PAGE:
Kathryn Hume, Aggressive Fiction: Reading the Contemporary American Novel. Reviewed by Birgit Däwes

KATHRYN HUME, Aggressive Fiction: Reading the Contemporary American Novel (Ithaca: Cornell UP, 2012), 200 + xiii pp. Reviewed by Birgit Däwes

Amerikastudien / American Studies 59.1 (2014)

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When Bret Easton Ellis’s novel American Psycho was published in 1991, Washington Post critic Jonathan Yardley called it “a contemptible piece of pornography, the literary equivalent of a snuff flick.” The entire latter part of the text, he writes, “can only be described as repulsive, a bloodbath serving no purpose save that of morbidity, titillation and sensation; American Psycho is a loathsome book.”[1] This kind of reaction—even though Yardley is not specifically mentioned in the book—is Kathryn Hume’s starting point for her study on what she terms “aggressive fiction.” “Why should we keep reading,” she wonders, “when novelists strive to undermine our values, push gross unpleasantness in our face, omit connectives and explanations that would help us understand, reduce characters to placeholders, and fail to come to any resolution?” (2). By “aggressive fiction,” however, Hume does not exclusively mean fiction of extreme physical or sexual violence; she also includes four other types of “attack” that have “the effect of making ordinarily competent readers wish to stop reading” (8; emphasis in orig.). These types, which form the structural framework for her study, include—next to “extreme sex and violence” (10)—narrative speed, modes of complaint, grotesque imagery, and the destabilization of readers’ ontological assumptions. One can wonder about the definition of what makes an “ordinarily competent reader,” of course: especially since he or she is the central gauge for the various “modes of undermining reader comfort” (11), mostly through emotional effects such as “frustration, revulsion, irritation, discomfiture, and anxiety” (9).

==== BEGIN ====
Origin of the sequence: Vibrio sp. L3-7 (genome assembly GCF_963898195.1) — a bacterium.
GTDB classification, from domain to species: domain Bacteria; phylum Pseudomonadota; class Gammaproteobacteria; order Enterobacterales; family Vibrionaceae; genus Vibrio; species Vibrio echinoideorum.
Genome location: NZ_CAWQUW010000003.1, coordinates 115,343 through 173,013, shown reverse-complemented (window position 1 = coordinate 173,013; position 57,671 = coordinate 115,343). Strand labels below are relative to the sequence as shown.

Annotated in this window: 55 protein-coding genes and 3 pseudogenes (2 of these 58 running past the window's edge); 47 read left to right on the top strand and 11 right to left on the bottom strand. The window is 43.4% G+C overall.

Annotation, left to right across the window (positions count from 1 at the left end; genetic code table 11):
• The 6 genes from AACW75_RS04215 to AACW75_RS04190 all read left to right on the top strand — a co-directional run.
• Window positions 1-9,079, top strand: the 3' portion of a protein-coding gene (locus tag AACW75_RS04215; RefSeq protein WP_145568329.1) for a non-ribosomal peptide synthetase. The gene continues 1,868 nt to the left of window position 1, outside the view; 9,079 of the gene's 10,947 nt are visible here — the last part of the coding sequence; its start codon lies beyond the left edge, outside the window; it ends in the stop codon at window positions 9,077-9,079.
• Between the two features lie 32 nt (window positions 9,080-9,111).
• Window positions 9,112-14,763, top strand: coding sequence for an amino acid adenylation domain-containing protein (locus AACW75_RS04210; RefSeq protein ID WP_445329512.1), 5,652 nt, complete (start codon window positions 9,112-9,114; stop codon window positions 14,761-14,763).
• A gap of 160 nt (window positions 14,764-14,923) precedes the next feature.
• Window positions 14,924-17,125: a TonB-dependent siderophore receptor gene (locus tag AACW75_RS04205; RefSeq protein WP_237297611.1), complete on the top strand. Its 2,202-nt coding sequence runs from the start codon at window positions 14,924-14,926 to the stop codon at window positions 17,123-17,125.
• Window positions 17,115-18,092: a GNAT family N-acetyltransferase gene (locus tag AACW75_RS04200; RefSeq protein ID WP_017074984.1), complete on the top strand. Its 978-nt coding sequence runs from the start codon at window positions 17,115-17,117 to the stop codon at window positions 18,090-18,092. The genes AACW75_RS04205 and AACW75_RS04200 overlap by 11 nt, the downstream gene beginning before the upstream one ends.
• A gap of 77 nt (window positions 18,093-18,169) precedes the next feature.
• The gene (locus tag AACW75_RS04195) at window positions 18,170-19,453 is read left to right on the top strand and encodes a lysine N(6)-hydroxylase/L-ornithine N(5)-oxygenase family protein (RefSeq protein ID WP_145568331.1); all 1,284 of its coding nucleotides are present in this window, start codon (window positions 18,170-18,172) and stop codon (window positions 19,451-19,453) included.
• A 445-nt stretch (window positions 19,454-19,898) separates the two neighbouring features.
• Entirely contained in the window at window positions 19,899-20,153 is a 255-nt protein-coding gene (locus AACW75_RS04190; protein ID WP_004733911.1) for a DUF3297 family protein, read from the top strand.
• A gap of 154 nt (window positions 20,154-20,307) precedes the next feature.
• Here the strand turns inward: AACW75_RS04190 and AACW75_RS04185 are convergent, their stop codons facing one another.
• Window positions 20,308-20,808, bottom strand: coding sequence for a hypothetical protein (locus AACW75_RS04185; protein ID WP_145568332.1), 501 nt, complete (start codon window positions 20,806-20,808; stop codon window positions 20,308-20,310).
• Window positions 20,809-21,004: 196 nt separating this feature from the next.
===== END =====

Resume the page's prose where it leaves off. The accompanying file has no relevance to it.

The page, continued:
After establishing her thesis around the Horatian “author-reader contract” (1), a tacit agreement by which literature should provide both entertainment and information, Hume displays a wide spectrum of ways in which this contract is broken in her selection of “contemporary fiction” (14)—novels published, for the largest part, between the 1960s and 1990s. With exemplary glimpses at novels such as Ishmael Reed’s The Terrible Twos, Robert Coover’s John’s Wife, Fran Ross’s Oreo, Mark Leyner’s My Cousin, My Gastroenterologist, or William Burroughs’s The Ticket that Exploded, she looks first at three ways of producing the effect of narrative speed—an “aggressive” tactic, because in the novels, according to Hume, “events are hurtling by too fast for real understanding” (14). The mechanisms of speed include multiplication (of plot elements or characters, for instance), subtraction (of realist details or connective narrative), and the use of what the author calls “phantasmagoria”—“the creation of puzzling anomalies for which no explanation is given” (26).

 

The next chapter is dedicated to “modalities of complaint,” which Hume defines as “the relentless articulation of discontent, usually characterized by strong emotive elements” (44; emphasis in orig.). This phenomenon is subdivided into self-centered complaints (e.g., Philip Roth’s Portnoy’s Complaint or Kathy Acker’s Don Quixote), complaints about oppressors (e.g., Andrea Dworkin’s Mercy, Alice Walker’s The Color Purple, or Frank Chin’s Donald Duk), as well as the more empathetic complaint over the plight of others (William Kotzwinkle’s Doctor Rat and Ruth Ozeki’s My Year of Meats). In the author’s defense, she notes the “achievement of self-supporting independence” that shapes the ending of The Color Purple (61), for instance, but her argument that “complaint is a frustrating genre because in its purest form, it does not offer a solution” (63) seems to fall short of acknowledging the necessity of social criticism, even in excessive form, in order to provide an operational stance of narrative intervention.